We recently read Aristotle’s Nicomachean Ethics in my philosophy class (“Philosophy and the Ethical Life”, the first of three required philosophy courses at my school). Among many other interesting topics, in Book K, Aristotle discusses the “contemplative life”, i.e. the life of a philosopher, and argues that it is the happiest and highest life possible to man – indeed, it approaches the divine.
This is, for obvious reasons, an argument I’d like to find persuasive. Thinking as the highest form of activity? Sounds good to me. But… something troubles me about it. Actually, a few things.
First of all, in my mind, thinking is a linear process – you start with a premise and argue towards something. Once you’ve shown what you want to show, then, what are you going to think about? It would be like claiming learning was the highest activity – if that’s so, how does it make sense that at a certain point (unreachable by men, granted) you can no longer learn?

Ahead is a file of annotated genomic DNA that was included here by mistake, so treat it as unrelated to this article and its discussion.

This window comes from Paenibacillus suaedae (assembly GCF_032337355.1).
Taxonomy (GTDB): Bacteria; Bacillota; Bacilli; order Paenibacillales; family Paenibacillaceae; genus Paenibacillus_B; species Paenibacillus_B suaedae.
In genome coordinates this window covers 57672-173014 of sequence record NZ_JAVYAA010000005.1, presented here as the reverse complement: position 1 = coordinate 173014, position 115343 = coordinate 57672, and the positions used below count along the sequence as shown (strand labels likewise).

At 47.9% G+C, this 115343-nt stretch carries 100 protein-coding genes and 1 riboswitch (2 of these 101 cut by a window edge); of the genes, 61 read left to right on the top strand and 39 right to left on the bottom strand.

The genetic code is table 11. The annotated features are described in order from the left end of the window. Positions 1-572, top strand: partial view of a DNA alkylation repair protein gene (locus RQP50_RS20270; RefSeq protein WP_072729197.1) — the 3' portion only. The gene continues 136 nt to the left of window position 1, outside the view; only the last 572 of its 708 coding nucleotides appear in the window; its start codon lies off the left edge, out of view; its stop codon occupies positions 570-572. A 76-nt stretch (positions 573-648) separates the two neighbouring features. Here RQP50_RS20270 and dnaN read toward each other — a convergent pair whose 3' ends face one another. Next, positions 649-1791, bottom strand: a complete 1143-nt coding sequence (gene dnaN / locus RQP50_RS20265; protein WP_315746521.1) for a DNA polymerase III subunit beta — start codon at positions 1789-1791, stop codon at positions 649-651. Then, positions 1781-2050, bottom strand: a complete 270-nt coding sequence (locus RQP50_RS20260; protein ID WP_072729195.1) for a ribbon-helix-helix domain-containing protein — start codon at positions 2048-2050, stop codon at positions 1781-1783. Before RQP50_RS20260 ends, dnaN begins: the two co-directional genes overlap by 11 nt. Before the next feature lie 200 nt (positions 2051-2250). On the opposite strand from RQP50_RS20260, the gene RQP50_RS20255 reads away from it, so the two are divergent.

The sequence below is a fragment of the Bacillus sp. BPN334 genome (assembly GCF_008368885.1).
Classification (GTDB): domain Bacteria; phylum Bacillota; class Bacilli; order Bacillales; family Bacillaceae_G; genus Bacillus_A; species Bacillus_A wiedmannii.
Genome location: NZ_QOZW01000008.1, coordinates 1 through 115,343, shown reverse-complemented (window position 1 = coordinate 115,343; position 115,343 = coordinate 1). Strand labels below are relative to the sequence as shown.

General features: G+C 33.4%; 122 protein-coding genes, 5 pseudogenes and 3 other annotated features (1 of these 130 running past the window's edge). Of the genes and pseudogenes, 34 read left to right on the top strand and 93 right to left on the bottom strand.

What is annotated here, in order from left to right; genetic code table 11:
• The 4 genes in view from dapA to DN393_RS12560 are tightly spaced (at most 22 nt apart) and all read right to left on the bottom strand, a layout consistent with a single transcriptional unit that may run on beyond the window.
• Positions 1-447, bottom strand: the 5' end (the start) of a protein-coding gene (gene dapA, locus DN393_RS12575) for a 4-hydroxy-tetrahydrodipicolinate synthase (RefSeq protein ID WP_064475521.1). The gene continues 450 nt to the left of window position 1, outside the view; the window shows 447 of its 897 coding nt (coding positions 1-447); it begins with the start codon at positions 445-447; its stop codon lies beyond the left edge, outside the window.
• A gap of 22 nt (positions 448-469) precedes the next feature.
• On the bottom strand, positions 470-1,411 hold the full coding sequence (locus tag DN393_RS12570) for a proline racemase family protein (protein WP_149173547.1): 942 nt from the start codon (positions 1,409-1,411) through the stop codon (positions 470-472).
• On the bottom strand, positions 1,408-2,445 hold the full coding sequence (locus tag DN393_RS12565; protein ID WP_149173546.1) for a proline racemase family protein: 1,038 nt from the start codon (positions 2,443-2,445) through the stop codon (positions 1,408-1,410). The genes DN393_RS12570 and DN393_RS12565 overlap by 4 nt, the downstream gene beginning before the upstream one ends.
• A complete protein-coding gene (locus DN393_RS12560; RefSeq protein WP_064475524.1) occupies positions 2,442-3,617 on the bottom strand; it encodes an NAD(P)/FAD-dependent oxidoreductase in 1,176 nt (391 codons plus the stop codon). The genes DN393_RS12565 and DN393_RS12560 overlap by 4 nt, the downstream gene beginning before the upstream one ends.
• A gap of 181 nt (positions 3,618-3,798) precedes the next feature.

Of course, Aristotle’s definition of contemplation is somewhat different – you first learn something, through a rational sequence of thoughts, but then you just kind of dwell on what you have learned and don’t think about anything else. Aristotle’s God is the first mover who eternally thinks himself. Here, thought is basically a circle, not a line. (Interestingly, since contemplation is the highest activity, the bes thing to contemplate is, well, contemplation – so God ends up being thought about thought about thought about…)
Something bugs me about this circular definition of thought, though. It seems kind of, well, pointless. I suppose that, really, it has to be pointless – if it has a point, then that point is higher than it, and it cannot be the highest. But since it seems that thought, usually at least, clearly does have a point, it’s cheating to say that, despite that fact, true thought doesn’t.